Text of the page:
Reimagining Community Safety Project via Center for Trauma & Resilience
- Center for Trauma & Resilience’s Reimagining Community Safety Project is a community-organized, community-led and community-driven task force of local residents, nonprofits, government officials, faith leaders and experts seeking to learn from the best community safety models in the nation. The Reimagining Community Safety Project plans to use this funding to help deliver a set policy and budget recommendations to the Denver Mayor and City Council for improving all aspects of community safety in Denver.
- Breaking Our Chains and its program Righteous Rage Institute aim to create sustainable and safe communities for people of color through education and advocacy, overcoming barriers created by institutional racism, gentrification and economic disparities. Breaking Our Chains plans to use this funding to help address intergenerational trauma from racial oppression and how it manifests in individuals, organizations and institutions.
Sistahbiz via Foundation for Black Entrepreneurship
- Sistahbiz provides affordable options for coaching, training and services to help Black women build scalable, sellable models and access the back-office support and financial and social capital that they need to play big in business. Sistahbiz plans to use this funding to help raise and distribute business capital to Black women entrepreneurs, increase access to government or corporate contracts, and provide training, coaching and technical assistance to support women in building systems and capacity.
- The Urban Leadership Foundation of Colorado (ULF) aims to continuously improve the professional and social trajectory of minority leaders through effective leadership training. ULF plans to use this funding to help increase its capacity to serve more leaders and better evaluate and communicate its impact.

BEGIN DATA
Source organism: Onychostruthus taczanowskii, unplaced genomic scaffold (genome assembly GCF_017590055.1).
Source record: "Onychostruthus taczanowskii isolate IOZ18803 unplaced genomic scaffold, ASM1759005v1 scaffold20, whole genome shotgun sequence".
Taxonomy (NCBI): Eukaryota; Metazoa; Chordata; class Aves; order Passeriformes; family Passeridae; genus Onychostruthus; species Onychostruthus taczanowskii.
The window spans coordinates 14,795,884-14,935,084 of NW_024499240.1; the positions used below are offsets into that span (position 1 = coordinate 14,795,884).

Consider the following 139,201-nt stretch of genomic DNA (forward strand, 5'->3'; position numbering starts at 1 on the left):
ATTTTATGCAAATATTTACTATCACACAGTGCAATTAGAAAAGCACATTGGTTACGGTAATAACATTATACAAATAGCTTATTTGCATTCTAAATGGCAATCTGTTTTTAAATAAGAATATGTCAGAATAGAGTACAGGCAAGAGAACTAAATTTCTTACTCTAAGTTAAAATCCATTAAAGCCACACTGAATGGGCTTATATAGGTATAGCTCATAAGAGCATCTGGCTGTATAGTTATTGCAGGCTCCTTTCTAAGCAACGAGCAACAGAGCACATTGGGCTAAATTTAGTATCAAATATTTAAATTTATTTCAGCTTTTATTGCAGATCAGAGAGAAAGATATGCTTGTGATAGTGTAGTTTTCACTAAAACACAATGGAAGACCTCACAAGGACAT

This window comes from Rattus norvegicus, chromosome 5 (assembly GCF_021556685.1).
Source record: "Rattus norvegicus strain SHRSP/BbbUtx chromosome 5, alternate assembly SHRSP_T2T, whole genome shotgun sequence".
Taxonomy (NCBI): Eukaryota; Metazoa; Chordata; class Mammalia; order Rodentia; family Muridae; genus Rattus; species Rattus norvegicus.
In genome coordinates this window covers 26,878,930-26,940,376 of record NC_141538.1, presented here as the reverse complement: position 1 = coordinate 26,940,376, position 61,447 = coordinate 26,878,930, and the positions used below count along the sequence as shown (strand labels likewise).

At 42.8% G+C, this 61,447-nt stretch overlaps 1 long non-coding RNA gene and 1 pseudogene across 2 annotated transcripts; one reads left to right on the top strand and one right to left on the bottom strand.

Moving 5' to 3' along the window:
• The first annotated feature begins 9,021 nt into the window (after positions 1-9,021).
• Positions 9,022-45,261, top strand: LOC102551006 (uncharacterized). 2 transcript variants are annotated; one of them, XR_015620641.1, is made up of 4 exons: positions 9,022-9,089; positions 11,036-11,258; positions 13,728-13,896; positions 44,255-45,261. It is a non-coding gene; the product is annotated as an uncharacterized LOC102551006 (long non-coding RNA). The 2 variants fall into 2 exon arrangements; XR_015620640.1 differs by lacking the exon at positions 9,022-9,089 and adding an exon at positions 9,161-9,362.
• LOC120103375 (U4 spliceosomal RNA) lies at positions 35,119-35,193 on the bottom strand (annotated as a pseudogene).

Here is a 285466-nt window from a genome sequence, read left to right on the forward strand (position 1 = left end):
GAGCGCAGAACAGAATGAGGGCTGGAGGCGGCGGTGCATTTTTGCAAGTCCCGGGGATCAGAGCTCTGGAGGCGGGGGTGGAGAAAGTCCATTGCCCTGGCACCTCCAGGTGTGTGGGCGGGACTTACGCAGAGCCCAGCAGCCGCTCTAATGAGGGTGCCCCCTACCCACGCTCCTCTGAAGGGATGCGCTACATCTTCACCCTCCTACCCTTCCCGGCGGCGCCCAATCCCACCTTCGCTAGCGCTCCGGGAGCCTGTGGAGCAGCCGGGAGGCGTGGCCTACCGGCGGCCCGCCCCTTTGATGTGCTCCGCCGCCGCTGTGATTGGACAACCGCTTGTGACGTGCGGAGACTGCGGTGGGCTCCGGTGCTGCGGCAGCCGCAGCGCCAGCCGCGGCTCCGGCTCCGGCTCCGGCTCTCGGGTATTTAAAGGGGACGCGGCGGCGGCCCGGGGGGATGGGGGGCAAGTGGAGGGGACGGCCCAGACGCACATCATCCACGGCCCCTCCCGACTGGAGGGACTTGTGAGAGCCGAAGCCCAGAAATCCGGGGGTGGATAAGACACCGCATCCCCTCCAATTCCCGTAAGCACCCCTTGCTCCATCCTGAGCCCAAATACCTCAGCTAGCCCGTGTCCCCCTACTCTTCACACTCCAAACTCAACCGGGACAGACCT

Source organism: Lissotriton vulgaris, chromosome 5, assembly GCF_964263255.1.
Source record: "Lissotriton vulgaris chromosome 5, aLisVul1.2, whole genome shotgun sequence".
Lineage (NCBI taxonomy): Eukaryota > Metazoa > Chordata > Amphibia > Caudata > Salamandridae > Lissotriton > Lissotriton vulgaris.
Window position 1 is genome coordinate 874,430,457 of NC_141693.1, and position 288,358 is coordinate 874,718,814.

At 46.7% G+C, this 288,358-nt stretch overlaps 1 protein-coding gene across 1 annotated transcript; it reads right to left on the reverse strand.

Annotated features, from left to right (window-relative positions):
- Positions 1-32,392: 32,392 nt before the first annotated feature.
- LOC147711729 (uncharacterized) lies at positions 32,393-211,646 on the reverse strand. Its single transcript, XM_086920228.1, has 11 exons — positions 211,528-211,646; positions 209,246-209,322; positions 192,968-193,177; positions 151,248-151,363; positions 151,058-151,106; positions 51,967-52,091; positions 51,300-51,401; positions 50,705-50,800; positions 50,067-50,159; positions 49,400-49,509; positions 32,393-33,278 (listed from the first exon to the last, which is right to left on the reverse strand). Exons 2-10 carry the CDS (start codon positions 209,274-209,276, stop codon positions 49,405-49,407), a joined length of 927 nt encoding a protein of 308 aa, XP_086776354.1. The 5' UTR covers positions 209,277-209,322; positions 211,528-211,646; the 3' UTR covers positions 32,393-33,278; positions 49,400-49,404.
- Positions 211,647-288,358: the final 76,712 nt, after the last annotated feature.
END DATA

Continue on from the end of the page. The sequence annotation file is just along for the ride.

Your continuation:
- Young Americans for Social and Political Activism (YAASPA) aims to build the self-efficacy of youth who desire to make change in our communities and pursue social science degrees and social justice careers. YAASPA plans to use this funding to help build its leadership infrastructure, deepen its presence in policy spaces, and expand and fortify the foundation of its “PEACE Collective,” a Black and Brown coalition of leaders.
For a Spanish language version of this release, please contact communications & outreach associate, Ray Barrie-Kivel.
About Rose Community Foundation
Rose Community Foundation strives to advance inclusive, engaged and equitable Greater Denver communities through values-driven philanthropy. The Foundation envisions a thriving region strengthened by its diversity and generosity, and it utilizes the varied tools at its disposal – grantmaking, advocacy and philanthropic services – to advance this aspiration. Since its founding in 1995, the Foundation has granted more than $318 million to nearly 2,000 organizations and initiatives, including $53 million in facilitated grantmaking from donor-advised funds. The Foundation has also supported nearly 70 nonprofit organizations in creating and growing endowments to sustain their vital work into the future, currently stewarding $46 million in endowed assets. The Foundation has $285 million in total assets under management, with annual grantmaking of nearly $25 million.